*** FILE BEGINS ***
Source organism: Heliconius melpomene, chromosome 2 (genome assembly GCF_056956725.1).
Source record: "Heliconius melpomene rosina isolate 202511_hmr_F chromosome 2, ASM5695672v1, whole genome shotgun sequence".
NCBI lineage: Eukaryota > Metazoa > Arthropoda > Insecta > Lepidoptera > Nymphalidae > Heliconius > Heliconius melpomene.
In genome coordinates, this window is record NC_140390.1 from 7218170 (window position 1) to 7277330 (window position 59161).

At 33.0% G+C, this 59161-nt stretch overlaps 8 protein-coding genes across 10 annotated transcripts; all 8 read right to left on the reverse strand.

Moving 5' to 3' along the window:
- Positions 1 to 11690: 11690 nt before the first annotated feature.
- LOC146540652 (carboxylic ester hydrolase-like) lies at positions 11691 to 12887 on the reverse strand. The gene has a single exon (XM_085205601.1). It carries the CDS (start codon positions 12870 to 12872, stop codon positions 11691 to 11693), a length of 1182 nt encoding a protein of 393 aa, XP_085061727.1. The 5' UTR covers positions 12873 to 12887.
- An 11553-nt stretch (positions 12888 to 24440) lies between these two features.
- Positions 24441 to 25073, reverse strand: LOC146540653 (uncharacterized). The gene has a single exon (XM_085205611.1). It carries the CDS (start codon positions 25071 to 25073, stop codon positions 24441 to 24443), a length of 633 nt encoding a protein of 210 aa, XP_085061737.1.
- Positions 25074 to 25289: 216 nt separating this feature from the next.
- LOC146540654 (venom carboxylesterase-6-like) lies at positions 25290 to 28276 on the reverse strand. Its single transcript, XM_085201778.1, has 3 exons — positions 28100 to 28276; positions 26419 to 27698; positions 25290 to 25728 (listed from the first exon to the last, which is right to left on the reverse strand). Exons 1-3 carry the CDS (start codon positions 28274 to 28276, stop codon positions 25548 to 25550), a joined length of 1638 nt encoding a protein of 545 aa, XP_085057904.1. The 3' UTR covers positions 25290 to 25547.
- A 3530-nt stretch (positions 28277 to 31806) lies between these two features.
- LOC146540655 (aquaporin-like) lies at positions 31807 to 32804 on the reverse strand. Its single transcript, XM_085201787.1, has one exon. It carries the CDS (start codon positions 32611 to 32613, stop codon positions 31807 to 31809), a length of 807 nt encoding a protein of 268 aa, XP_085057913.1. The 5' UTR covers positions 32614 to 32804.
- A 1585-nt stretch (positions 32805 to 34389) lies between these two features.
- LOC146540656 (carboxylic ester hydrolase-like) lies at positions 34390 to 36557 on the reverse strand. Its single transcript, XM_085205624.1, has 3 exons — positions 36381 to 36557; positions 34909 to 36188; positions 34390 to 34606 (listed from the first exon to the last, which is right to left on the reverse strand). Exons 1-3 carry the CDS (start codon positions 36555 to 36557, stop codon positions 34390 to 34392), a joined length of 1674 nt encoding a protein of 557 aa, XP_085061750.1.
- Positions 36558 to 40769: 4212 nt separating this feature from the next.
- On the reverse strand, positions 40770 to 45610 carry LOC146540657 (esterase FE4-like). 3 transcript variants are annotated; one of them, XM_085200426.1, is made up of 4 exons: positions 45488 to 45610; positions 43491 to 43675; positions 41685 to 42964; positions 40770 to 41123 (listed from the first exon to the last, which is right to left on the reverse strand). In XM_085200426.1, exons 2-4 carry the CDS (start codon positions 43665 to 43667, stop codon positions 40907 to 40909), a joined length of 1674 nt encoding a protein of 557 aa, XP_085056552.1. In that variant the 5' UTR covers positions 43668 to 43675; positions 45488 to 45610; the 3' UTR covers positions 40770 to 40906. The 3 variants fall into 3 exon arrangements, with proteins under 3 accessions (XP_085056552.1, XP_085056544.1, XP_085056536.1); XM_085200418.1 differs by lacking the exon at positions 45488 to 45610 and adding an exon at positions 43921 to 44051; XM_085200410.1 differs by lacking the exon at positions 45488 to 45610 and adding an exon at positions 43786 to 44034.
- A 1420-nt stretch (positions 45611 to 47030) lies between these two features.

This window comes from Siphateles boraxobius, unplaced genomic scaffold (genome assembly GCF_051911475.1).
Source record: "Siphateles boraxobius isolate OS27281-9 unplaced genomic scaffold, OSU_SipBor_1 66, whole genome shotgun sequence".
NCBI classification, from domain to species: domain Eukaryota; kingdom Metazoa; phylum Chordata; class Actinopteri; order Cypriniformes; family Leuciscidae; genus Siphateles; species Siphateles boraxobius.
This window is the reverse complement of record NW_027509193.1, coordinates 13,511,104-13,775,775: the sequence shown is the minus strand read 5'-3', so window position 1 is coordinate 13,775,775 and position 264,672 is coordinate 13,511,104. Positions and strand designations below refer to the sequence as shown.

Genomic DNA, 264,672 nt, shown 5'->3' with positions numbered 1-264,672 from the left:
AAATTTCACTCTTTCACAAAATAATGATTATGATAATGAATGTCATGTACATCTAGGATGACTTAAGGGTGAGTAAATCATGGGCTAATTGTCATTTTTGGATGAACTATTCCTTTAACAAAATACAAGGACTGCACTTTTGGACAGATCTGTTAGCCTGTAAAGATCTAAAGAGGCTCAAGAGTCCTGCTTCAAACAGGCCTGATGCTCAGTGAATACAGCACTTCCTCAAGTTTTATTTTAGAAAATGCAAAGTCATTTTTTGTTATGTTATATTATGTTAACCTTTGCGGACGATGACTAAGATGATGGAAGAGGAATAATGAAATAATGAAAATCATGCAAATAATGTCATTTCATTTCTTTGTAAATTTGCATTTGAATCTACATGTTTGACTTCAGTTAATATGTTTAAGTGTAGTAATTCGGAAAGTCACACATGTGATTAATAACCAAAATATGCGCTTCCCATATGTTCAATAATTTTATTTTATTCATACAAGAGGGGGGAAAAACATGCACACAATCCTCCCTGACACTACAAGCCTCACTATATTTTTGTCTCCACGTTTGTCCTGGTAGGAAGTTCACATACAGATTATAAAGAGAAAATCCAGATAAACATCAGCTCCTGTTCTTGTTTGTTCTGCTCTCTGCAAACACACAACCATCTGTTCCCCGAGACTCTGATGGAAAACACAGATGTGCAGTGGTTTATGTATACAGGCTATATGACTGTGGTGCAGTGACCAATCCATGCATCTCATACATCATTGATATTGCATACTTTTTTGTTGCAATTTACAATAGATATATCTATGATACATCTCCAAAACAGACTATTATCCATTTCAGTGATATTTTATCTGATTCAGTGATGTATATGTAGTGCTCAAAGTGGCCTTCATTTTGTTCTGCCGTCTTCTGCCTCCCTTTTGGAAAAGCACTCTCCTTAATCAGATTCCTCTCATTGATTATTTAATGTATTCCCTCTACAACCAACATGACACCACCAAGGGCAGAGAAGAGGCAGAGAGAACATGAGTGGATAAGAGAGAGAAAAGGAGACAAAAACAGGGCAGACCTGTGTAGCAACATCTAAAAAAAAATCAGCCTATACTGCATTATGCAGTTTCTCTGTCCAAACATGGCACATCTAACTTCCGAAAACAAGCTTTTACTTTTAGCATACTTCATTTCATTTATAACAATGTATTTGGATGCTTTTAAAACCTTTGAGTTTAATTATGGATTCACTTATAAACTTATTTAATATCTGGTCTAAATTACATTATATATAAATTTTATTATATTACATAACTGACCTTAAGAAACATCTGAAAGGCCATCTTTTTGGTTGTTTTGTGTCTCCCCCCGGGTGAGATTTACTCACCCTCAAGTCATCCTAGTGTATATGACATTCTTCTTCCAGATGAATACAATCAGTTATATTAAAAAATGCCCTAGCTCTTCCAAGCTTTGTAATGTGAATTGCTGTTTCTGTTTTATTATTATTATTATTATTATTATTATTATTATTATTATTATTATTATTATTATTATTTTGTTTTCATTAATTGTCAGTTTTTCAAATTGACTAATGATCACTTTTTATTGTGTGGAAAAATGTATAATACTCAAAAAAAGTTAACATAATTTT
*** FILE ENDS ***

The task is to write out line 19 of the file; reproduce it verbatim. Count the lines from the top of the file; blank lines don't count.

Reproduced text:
- A 1420-nt stretch (positions 45611 to 47030) lies between these two features.